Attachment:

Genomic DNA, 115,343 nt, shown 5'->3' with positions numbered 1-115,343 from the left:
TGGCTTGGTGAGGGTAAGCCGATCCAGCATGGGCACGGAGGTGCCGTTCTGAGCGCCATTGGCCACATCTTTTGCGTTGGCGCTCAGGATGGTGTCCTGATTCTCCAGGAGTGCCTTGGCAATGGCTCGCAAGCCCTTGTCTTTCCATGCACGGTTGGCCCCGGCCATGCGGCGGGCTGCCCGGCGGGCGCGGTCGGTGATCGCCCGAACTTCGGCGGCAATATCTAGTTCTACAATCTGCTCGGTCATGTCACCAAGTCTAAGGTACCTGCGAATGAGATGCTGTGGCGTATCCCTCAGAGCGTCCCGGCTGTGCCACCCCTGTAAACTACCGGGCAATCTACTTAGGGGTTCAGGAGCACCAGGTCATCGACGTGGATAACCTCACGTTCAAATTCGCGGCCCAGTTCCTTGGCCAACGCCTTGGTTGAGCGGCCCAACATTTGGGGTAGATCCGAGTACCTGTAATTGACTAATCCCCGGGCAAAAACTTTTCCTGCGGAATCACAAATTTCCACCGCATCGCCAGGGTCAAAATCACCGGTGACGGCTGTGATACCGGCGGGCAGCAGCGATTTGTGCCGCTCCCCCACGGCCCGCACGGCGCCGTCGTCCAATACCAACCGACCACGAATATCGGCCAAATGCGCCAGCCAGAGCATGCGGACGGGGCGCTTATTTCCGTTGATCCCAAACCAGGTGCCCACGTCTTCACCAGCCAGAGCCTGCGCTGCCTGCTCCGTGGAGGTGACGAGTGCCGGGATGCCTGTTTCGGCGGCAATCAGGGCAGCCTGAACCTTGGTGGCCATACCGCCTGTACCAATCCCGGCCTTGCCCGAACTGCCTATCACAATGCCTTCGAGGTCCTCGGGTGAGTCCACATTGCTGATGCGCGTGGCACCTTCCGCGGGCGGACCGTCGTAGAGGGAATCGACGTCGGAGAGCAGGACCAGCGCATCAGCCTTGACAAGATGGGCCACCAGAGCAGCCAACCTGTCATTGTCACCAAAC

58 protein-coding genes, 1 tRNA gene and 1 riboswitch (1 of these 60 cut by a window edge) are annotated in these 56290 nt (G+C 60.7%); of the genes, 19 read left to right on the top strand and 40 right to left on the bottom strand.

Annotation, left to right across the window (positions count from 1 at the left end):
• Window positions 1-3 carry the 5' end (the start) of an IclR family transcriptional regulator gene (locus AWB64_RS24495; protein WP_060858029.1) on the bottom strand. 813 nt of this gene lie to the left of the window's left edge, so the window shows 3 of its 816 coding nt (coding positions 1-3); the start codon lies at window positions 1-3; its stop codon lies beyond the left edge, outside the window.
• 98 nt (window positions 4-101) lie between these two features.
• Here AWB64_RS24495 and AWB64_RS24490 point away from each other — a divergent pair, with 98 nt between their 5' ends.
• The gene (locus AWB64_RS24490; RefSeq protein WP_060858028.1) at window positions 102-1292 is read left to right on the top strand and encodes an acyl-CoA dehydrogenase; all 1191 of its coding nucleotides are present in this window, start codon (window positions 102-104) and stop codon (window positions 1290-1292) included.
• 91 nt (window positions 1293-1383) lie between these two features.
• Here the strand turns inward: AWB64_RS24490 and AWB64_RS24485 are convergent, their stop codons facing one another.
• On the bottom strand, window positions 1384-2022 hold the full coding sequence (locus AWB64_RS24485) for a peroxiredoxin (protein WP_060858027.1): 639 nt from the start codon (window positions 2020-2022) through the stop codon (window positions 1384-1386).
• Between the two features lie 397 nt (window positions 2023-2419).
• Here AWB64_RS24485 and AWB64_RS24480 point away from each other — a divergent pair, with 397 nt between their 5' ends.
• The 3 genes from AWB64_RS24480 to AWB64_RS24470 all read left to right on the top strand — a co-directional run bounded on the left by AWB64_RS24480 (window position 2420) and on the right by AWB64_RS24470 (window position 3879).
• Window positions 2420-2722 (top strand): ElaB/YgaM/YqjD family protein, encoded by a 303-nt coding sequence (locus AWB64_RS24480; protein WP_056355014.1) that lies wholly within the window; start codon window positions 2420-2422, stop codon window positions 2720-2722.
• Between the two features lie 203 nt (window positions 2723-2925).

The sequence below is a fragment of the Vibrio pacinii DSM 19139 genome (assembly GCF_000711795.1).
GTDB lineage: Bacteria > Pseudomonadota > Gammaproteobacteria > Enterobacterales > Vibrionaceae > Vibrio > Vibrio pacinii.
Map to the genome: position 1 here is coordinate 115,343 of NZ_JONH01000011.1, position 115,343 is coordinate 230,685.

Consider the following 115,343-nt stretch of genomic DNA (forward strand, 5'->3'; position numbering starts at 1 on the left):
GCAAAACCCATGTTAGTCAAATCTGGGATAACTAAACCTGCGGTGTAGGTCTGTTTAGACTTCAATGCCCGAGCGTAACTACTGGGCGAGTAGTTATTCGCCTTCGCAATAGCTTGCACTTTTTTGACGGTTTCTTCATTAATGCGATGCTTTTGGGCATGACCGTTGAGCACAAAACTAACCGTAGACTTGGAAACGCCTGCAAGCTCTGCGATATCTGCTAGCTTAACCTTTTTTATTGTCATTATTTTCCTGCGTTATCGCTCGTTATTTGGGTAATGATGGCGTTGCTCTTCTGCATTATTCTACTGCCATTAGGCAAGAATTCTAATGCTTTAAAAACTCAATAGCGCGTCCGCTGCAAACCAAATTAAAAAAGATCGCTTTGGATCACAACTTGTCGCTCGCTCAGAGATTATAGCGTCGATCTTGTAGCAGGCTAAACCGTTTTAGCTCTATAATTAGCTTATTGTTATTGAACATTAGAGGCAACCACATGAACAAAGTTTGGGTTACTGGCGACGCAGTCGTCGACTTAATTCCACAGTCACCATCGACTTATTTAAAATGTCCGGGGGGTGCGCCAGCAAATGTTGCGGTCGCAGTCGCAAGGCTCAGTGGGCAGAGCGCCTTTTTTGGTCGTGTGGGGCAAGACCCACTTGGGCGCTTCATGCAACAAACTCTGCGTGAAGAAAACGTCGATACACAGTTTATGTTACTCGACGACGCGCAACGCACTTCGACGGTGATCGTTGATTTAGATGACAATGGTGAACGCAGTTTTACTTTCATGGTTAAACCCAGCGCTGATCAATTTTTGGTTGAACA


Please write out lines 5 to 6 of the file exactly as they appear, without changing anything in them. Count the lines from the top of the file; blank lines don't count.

• Window positions 1-3 carry the 5' end (the start) of an IclR family transcriptional regulator gene (locus AWB64_RS24495; protein WP_060858029.1) on the bottom strand. 813 nt of this gene lie to the left of the window's left edge, so the window shows 3 of its 816 coding nt (coding positions 1-3); the start codon lies at window positions 1-3; its stop codon lies beyond the left edge, outside the window.
• 98 nt (window positions 4-101) lie between these two features.